Embargo on art and luxury in Syria

Damas, 24 July 2012, Art Media Agency (AMA).

The newspaper The Artnewspaper looked into the management of Syrian art in time of civil war. The export of art to Syria has been banned by the European Union. Similarly, an embargo on luxury objects has been set up in June. These sanctions, which also cover luxury vehicles and jewels, are the latest measures in a series of diplomatic measures against the regime following the violence it has displayed against anti-government protesters.

This decision seems to mainly apply to the country’s president, Bashar Al-Assad, and his wife, Asma Al-Assad, who have been criticised for maintaining an opulent lifestyle despite the crisis state affecting the country. In March, the newspaper The Guardian, based in the United Kingdom, has published private mail exchanges between Bashar Al-Assad and his wife, showing that the president’s wife is a dedicated online buyer. Indeed, she spent several thousand dollars in 2011.

She attempted to purchase works by Zambian artist Nick Jeffrey, works whose prices ranged from £5,000 to £10,500 from a dealer located in London. Although Asma Al-Assad is covered by the sanctions, nothing prevents her from travelling to the United Kingdom as she is a British national. Opinions differ as to whether cultural property and politics should be linked.

However, some dare to express their opinion, such as Marc Mouarkech, director of the Beirut gallery Espace Kettaneh Kunigk. He stated his opinion in The Artnewspaper: “A ban on art between two countries is always a shame. [It puts] barriers between cultural exchange.”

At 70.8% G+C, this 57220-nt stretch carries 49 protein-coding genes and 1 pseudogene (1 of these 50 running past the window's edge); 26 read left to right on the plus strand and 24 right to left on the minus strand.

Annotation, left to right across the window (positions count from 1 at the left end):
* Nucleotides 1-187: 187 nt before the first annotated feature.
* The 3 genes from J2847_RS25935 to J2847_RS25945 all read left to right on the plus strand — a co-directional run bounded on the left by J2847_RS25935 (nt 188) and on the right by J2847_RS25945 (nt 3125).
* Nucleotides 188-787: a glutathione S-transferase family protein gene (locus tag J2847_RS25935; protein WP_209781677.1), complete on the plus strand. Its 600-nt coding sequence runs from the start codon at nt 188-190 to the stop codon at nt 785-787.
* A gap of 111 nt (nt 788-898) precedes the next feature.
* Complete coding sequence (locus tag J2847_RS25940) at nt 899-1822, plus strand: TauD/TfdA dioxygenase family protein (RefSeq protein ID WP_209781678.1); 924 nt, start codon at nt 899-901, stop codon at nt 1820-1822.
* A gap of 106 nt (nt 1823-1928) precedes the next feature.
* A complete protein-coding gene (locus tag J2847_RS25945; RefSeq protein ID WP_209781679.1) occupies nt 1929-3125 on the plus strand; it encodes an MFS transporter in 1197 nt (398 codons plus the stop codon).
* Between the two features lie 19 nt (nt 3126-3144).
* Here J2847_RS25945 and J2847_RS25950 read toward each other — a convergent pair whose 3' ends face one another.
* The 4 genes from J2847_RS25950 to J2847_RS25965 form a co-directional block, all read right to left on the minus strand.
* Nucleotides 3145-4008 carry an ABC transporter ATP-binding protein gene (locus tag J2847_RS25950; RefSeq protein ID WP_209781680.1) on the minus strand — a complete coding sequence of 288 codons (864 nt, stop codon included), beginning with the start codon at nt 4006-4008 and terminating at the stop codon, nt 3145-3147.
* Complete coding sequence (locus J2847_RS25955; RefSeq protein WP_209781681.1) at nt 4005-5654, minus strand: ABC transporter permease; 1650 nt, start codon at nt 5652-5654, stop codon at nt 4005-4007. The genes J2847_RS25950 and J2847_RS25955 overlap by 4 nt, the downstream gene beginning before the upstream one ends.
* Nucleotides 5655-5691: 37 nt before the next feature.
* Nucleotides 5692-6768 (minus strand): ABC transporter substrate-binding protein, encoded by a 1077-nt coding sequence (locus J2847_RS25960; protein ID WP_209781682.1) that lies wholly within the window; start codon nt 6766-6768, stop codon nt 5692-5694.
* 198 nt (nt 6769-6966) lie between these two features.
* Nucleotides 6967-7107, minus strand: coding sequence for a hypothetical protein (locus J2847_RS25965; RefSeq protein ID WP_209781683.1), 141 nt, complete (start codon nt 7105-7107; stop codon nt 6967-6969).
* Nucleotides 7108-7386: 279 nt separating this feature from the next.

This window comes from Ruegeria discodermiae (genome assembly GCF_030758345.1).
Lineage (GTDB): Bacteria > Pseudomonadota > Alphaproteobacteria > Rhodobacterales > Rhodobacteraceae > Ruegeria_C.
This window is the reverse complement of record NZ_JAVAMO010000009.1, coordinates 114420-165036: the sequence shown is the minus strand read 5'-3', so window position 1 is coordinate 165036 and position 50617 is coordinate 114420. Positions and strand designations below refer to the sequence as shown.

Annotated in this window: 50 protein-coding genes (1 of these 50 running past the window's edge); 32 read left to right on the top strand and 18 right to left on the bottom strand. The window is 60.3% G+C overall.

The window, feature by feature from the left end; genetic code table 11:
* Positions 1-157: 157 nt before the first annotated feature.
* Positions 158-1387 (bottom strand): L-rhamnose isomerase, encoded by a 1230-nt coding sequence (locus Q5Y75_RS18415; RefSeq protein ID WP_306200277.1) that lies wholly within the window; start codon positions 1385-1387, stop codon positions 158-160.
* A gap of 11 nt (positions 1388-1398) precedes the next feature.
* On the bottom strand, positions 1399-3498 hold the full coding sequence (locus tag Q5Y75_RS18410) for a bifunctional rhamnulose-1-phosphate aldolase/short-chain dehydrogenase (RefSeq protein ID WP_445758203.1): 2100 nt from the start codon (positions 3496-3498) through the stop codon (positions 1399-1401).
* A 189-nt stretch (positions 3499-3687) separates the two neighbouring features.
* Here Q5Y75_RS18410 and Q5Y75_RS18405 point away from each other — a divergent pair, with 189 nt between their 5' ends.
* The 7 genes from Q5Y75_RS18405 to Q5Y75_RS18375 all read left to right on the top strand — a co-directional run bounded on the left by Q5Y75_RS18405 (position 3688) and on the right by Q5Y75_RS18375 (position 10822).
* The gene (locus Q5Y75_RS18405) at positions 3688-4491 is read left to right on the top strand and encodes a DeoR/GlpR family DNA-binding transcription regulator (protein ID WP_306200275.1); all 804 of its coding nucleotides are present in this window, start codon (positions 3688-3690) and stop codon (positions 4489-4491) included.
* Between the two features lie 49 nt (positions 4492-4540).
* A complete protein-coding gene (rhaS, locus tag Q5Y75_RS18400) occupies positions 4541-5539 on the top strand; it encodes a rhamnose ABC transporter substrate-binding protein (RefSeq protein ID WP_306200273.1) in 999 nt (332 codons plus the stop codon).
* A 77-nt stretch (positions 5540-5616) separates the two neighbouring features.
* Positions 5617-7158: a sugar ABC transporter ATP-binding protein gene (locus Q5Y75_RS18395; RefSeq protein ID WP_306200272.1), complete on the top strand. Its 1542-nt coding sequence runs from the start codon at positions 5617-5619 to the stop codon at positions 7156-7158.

This is not the first time culture gets tangled in deteriorating relations between Syria and the outside world. In May 2011, London’s Royal Academy cancelled a show of Syrian antiquities, supported by Asma Al-Assad and the Syria Heritage Foundation. A project organised by Syria and the Louvre, also supervised by the president’s wife, was also cancelled. According to historian Servadio Gaia, who worked on the Louvre’s project, “She was proud of Syria’s history and wanted to boost the country’s cultural profile”.

This embargo will have an impact on the art market. The major private collections of Syrian nationals are rarely kept in the country while wealthy people are known for moving their assets abroad. Exports of cultural property from the United Kingdom towards Syria are moderate. In 2011, the value of exported works amounted to £51,125, a derisory sum when compared to the amount of works exported to Qatar during the same period, £32.5m